Java Arrays

by Trevor Page on July 20, 2012

We’ve talked about the concept of Java Arrays back in “Five basic concepts of any programming language #3 – Data Structures”, so if you like to you brush up on what we talked about, feel free.

What are Java Arrays?

As I’ve mentioned before, you can think of an Array like a bunch of variables all smashed together under the same variable’s name. So, as an example, you have a bunch of contacts in an address book, and instead of creating variables to represent each contact like so:

String contact1, contact2, contact3, contact4 //etc...

You can combine them all into one variable’s name like so:

List<String> contacts = new ArrayList<String>();

Now, this code is for an ArrayList, which for me, is used heavily in my day to day programming endeavours. But this is in fact just a flavour of Java Arrays as it’s based on a Java List. So allow me to introduce you to the original Java Array.

String[] contacts = new String[10];

Okay, so, two things you’ll notice:
1) The square brackets []
2) We’ve put the number 10 in there

The square brackets [] are Java’s notation for an Array. They just signify that the variable type (in our example, String) will not be just a single variable, but an Array of those variables. So this means that you could throw those square brackets next to any variable type in Java to make them an Array (I’m trying to think of a variable type in Java where that wouldn’t work, but I’m drawing a blank, so if there are any programmers out there reading this that know an example where this statement is false, please leave a comment).

Now let’s talk about why I put the number 10 in that code. Well, one difference between an ArrayList (think no square brackets needed) and an Array (think square brackets needed), is that with an Array, you’ll need to define the size of the Array when it’s being initialized. What do I mean by that? Here’s an example of code that would fail:

String[] contacts;
System.out.println(contacts[1]);  // this will give you an error

The reason why this fails is because you haven’t initialized the Array. So let’s re-write this code with the initialization part included:

String[] contacts;
contacts = new String[10];

This will now work, but, you won’t see anything displayed in your console, because although you’ve initialized the Array, you haven’t yet actually populated it with anything. So how about we populate it with stuff? I want to keep this example simple, so I’m going to use a loop to populate the Array:

String[] contacts = new String[10];
for (int i=0; i < contacts.length; i++)
  contacts[i] = "person" + i;

So what we’ve done here is initialized the Array with a size of 10 and we’ve created a “for loop” that will iterate over each element in the Array and populate it with something. In our case, we’re iterating over the “for loop” 10 times, as the “for loop” is based on the size of the Array (which is 10 elements in length). And for each iteration, we are storing the String “person” followed by the index of the current iteration of the “for loop”. Sound complicated, but here’s the output:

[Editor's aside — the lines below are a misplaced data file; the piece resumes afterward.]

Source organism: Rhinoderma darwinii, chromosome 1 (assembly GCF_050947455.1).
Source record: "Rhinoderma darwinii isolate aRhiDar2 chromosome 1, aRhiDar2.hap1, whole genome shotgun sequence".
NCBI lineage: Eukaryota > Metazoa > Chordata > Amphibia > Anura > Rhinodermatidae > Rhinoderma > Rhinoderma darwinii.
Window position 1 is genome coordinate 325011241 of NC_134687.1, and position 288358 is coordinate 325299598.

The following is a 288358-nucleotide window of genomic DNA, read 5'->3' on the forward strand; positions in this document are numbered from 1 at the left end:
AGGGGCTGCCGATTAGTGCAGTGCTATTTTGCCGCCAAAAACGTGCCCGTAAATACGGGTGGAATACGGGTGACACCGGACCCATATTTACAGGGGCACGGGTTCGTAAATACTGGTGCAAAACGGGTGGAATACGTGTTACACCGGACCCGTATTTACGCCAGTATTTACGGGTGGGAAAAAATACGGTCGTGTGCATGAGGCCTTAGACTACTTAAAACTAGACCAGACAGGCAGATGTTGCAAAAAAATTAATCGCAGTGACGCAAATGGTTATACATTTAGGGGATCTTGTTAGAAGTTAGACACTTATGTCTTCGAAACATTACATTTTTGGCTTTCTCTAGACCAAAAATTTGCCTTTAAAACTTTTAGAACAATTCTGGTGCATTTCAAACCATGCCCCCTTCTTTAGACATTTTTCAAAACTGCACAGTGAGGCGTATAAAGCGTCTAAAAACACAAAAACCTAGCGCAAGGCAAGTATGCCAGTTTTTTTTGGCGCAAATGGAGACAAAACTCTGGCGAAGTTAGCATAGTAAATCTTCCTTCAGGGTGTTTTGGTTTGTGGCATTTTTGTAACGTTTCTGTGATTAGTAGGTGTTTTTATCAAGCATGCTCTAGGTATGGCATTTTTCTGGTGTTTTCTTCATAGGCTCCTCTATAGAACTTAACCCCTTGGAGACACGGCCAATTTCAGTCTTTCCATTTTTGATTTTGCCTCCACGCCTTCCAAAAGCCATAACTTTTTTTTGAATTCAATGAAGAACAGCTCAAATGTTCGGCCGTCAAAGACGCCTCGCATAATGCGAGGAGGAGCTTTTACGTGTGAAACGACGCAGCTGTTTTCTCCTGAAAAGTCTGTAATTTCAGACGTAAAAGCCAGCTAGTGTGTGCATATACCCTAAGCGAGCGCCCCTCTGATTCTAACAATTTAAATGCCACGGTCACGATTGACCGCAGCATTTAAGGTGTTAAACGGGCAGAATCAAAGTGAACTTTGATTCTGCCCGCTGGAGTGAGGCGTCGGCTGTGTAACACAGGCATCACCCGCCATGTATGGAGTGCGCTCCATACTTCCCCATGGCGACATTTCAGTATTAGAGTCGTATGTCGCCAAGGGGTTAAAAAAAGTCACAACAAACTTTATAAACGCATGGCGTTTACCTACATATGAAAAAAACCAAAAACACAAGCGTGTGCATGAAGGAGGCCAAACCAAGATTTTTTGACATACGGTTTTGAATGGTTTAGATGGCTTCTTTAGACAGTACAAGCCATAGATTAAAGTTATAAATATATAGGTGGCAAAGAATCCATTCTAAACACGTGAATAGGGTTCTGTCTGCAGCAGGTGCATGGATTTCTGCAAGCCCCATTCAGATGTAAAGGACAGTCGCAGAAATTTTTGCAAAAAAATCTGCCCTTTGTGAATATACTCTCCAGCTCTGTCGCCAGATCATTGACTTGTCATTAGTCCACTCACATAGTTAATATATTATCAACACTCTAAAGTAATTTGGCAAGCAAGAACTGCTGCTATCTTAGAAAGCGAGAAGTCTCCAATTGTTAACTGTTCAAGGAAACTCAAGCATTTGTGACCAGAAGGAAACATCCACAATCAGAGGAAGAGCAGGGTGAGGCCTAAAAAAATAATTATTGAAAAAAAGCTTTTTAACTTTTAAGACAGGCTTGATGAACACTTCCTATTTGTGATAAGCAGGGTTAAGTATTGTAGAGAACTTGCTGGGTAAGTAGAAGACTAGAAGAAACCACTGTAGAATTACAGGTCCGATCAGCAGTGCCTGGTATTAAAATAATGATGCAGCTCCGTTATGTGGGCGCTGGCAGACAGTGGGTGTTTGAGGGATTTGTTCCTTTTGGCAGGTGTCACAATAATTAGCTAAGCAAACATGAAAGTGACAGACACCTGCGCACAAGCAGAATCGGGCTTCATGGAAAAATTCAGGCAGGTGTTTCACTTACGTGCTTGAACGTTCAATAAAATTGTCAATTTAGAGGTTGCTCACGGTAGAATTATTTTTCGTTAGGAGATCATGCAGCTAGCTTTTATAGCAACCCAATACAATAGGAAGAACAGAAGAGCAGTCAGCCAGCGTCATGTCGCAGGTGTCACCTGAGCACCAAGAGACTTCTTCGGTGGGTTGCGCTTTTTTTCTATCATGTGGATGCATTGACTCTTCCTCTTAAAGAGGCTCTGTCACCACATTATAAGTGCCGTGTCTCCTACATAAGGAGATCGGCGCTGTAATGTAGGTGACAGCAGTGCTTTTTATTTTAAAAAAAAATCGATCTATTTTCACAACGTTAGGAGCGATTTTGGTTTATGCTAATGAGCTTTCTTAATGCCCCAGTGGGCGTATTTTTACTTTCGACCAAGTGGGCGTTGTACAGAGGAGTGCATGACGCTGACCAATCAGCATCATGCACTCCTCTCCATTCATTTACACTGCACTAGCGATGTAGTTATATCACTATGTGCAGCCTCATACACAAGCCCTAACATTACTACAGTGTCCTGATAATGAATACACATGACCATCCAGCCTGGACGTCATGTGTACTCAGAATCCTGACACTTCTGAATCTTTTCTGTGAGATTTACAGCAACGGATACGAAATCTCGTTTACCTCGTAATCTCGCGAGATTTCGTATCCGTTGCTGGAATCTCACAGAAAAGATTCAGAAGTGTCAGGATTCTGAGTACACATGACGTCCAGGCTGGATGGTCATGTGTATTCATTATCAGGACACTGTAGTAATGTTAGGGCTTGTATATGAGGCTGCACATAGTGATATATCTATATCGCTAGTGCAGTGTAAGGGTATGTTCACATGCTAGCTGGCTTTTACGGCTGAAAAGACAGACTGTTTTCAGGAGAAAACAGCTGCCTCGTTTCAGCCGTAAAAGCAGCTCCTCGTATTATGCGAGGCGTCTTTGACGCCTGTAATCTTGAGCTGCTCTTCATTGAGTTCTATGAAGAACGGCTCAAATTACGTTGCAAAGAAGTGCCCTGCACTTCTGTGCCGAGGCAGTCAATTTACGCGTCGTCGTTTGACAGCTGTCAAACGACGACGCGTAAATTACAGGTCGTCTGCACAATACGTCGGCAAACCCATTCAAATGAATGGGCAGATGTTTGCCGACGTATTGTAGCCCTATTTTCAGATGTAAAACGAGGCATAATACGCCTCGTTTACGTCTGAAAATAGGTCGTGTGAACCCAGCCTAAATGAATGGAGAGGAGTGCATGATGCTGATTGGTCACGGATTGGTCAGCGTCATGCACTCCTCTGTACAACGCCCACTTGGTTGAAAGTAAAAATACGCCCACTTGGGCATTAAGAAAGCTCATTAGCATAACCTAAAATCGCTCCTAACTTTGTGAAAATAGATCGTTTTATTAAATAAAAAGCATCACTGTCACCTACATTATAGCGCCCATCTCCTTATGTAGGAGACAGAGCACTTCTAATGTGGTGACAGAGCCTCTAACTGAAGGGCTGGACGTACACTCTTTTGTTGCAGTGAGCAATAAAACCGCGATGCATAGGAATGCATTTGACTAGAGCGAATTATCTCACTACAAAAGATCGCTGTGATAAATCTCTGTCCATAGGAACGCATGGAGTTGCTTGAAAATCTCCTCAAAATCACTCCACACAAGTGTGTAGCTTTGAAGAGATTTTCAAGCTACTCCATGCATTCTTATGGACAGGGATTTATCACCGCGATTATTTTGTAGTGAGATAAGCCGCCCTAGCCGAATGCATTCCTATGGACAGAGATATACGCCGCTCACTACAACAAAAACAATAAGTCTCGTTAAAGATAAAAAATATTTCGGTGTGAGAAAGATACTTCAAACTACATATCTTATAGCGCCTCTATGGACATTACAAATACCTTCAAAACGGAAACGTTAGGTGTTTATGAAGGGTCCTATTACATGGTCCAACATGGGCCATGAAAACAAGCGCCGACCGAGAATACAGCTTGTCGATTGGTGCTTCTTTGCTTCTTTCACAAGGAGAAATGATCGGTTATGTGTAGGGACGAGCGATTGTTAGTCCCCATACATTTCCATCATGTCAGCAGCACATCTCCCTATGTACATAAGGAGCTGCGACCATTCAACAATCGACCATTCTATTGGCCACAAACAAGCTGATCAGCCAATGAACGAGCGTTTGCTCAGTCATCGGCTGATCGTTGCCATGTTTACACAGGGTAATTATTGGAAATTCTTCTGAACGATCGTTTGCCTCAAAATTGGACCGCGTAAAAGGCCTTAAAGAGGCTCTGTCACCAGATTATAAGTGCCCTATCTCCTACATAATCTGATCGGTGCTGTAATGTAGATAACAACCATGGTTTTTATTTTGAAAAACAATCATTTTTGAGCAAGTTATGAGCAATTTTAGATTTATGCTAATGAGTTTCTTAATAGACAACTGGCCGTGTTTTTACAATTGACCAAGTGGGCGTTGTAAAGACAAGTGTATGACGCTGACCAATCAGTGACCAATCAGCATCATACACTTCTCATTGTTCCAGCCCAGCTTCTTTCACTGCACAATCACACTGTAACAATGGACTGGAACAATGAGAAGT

The word “person” is followed by the current index of the Array, 10 times. So wait a sec, why did the loop start with person0 and not person1? You were expecting to see the numbers 1 through 10 right? Well, that happened for two reasons. The main reason it starts at zero is because my “for loop” was coded to start at 0 and run 10 times (i.e. 0 -> 9), but I did that for a reason. The reason I did it is because Java uses a zero based numbering system for its Arrays. So when you want to refer to the FIRST element in an array, you use the number 0. The second element would be index 1, the third would be index 2, and so on. Had I programmed my “for loop” to start from index 1 and go until index 10, we would have seen an error when it tried to output the last element in the Array, because element at index 10 doesn’t exist! Only elements 0 -> 9 exist. Make sense? Hopefully it does, if it doesn’t just leave a comment below and I’ll try to re-word it :)

One neat thing I’d like to point out about Arrays, is that you can have something called a multi-dimensional Array. Now, having seen these in real world coding scenarios, they are a pain in the butt to understand and debug, so I wouldn’t recommend using them unless you put plenty of comments in your code describing its purpose. But for the sake of completion, I’ll show you how to use them. Let’s say you wanted to create a crossword puzzle program.



Here we have a 4×4 multi-dimensional Array. The code to create this crossword puzzle would look like:

String[][] crossword = new String[4][4];
crossword[0][0] = "A"; crossword[0][1] = "D"; crossword[0][2] = "L"; crossword[0][3] = "E";
crossword[1][0] = "Q"; crossword[1][1] = "N"; crossword[1][2] = "N"; crossword[1][3] = "O";
crossword[2][0] = "W"; crossword[2][1] = "I"; crossword[2][2] = "N"; crossword[2][3] = "D";
crossword[3][0] = "V"; crossword[3][1] = "K"; crossword[3][2] = "N"; crossword[3][3] = "E";

Now, having explained what an Array is in Java, I’d like to go back to what I mentioned before about the ArrayList. I find that the ArrayList is more useful in most coding situations, it has built in methods that allow you to do things like adding and removing elements without having to worry about the size of the Array (as it will grow and shrink as necessary). But, it is however, important to know what an Array is in Java and what the syntax looks like.


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{ 15 comments… read them below or add one }

Tejus August 9, 2012 at 9:26 am

Well if you don’t mind, I’ll be leaving comments comparing my C++ knowledge to what I see here about Java.

So this bit of code:for (int i=0; i < contacts.length; i++)
Where did contacts.length come from? In C++ the structure would have been very different, like somefunction(contacts[]) or something. But what I see here is similar to invoking a public member function of a class using an object of that class. But the string array "contacts" isn't an object of a class, or is it different in Java?